This is lifted from a Seven Days In Post written two years before Scott Walker died but has been getting a few views. The man was the epitome of a true artist so was not to everyone's taste, but I find his work absolutely amazing.
Thirtieth Century Man
This article is taken from the documentary "30th Century Man" about the reclusive and supposedly evasive Scott Walker. One the the big moments is when he comes into the studio wearing a pulled-down baseball cap, and you think what's he going to be like, is this going to be a car crash, but his latest album is a collaboration with drone noise band Sunn O))) so you know he can talk to people and he comes across as open, knowledgeable and easy to talk to.
The film features contributions from lots of musical icons (see the tags) and I noticed one very interesting parallel. Scott had been drinking at the opening of the Playboy Club in London, got very drunk got talking to a girl who could drink more than him. They went back to her flat and he noticed that she had a lot of Jacques Brel albums which she kept playing and translating for Scott.
He became hooked on Brel from this and a couple of days later he met Andrew Loog Oldham for afternoon Black Russians. Scott mentioned Brel and Oldham said that's a coincidence, there's a guy who sent some piano versions of Brel's English transcription that he'd done which were not that good. Scott said I'll have them. Andrew Loog Oldham was the guy who sued the Verve for using the orchestral tape loop of "The Last Time" on "Bittersweet Symphony" but that's an aside. So a girl in a flat got Scott Walker into Jacques Brel.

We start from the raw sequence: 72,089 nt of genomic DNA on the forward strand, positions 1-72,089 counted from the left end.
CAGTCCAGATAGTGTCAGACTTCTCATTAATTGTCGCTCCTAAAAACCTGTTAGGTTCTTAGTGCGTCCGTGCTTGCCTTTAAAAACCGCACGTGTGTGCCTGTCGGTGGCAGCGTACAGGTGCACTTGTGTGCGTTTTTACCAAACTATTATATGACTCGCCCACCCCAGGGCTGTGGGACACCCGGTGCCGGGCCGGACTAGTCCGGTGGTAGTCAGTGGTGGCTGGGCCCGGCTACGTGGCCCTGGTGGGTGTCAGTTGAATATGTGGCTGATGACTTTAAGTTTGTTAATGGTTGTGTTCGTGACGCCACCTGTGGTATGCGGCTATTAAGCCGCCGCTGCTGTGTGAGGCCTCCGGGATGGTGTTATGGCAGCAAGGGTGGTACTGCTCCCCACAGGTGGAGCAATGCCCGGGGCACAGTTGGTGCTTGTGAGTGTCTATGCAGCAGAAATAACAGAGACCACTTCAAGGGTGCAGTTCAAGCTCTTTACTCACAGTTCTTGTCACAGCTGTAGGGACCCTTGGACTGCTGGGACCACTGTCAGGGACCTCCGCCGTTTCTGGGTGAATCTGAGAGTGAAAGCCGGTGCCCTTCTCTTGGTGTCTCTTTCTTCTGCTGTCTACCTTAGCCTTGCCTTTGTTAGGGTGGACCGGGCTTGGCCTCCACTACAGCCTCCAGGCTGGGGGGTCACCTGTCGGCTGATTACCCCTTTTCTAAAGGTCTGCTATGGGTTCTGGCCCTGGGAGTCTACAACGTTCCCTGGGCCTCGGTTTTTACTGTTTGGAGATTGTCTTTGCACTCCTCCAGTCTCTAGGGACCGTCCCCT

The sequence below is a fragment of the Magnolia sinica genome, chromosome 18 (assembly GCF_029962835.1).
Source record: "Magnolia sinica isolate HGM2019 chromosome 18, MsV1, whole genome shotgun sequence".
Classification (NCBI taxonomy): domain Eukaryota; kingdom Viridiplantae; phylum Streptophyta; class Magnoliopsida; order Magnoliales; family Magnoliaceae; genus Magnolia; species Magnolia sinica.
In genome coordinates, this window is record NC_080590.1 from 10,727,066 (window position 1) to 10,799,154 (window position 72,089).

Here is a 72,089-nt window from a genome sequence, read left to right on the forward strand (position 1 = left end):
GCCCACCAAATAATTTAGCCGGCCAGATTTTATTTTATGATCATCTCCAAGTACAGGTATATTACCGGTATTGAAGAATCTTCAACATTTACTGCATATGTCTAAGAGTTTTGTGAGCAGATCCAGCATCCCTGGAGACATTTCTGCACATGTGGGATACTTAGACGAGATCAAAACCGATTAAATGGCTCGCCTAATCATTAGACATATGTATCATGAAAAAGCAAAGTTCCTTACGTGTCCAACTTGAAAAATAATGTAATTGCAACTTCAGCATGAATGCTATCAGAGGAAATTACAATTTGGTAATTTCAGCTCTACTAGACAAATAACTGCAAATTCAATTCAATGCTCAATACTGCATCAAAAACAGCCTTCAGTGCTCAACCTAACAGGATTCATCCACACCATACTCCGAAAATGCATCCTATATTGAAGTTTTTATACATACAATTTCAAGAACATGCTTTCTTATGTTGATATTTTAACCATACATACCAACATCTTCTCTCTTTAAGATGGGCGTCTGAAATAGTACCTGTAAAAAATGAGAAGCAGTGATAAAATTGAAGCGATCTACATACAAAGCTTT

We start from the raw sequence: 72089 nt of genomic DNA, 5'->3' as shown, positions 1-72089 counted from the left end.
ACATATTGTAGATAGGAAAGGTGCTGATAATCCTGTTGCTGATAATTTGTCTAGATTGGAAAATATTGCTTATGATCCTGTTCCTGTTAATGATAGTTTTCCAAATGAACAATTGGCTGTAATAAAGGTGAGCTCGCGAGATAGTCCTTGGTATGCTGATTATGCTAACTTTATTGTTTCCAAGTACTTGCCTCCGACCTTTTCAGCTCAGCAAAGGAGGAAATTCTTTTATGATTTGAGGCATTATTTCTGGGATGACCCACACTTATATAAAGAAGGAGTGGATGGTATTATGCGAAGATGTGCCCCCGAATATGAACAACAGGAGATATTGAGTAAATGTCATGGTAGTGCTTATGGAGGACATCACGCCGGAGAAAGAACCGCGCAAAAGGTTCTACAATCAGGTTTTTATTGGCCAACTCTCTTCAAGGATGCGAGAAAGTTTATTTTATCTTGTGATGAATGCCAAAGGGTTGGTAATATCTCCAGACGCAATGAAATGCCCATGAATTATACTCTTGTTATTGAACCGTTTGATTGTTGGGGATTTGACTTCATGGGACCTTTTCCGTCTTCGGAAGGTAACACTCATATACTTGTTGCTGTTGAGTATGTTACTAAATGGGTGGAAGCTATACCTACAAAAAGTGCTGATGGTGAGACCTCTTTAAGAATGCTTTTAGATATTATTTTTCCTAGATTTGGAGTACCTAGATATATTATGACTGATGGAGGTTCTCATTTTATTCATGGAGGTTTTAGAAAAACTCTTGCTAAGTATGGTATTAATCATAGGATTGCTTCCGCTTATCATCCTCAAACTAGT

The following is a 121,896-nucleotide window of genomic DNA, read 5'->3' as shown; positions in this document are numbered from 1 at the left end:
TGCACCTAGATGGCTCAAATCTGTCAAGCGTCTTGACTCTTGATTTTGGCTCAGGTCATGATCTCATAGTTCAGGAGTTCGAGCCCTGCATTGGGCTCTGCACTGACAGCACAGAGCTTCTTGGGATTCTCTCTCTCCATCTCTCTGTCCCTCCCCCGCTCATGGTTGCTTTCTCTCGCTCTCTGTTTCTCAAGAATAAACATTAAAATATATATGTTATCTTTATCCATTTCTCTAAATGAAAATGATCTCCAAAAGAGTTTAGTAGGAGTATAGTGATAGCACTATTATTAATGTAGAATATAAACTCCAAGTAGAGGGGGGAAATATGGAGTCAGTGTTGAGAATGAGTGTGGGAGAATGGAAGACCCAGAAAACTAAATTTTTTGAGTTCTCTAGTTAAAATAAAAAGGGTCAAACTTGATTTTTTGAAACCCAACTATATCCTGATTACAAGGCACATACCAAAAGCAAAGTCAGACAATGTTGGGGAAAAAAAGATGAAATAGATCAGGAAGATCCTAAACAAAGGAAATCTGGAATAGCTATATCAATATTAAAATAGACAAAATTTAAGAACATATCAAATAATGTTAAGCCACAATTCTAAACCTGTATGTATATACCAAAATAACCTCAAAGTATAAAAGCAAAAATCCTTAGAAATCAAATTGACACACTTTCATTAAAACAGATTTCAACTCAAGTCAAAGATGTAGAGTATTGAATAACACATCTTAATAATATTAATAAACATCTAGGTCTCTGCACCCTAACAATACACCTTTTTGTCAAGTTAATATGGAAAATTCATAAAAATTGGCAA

In the sixties the BBC gave Scott a TV series expecting a middle-of-the-road entertainer, The show lasted six episodes and the BBC destroyed all the tapes so all that is left are fragments and photographs. They got Scott Walker, not a Jack Jones or Tom Jones.
Cut to David Bowie (Executive producer of this documentary):
David was dating one of Scott Walker's ex-girlfriends and was a bit pissed off that she had lots of Scott's albums, which she kept playing which pissed him off even more. But the more she played the more he realised what a great voice this guy had, and so became a real Scott Walker fan. So a girl in a flat got David Bowie into Scott Walker.
They both covered Jaques Brel's "Amsterdam" so were obviously both fans.
Apparently, they contacted Julian Cope who is a big fan, but Julian is even more interview-shy than Scott so they just show the letter he sent in reply.
A song I will choose is a Brel translation from the sixties, but that voice is amazing, so for your education, I'll include his debut solo TV performance on the Dusty Springfield show "Mathilda" or "Mathilde" depending on how it's listed.
While you may be aware of his work with The Walker Brothers and maybe some of his solo work, he transformed into someone or something that was so far from the mainstream but still innovative and interesting.
When an album was finished he would listen to it once and that would be the end of that, he would move on to the next project , if there was one.
An obituary in The Wire 2019 where I got the lead photograph.
The Wikipedia page
My review of "Soused" by Scott and Sunn O)))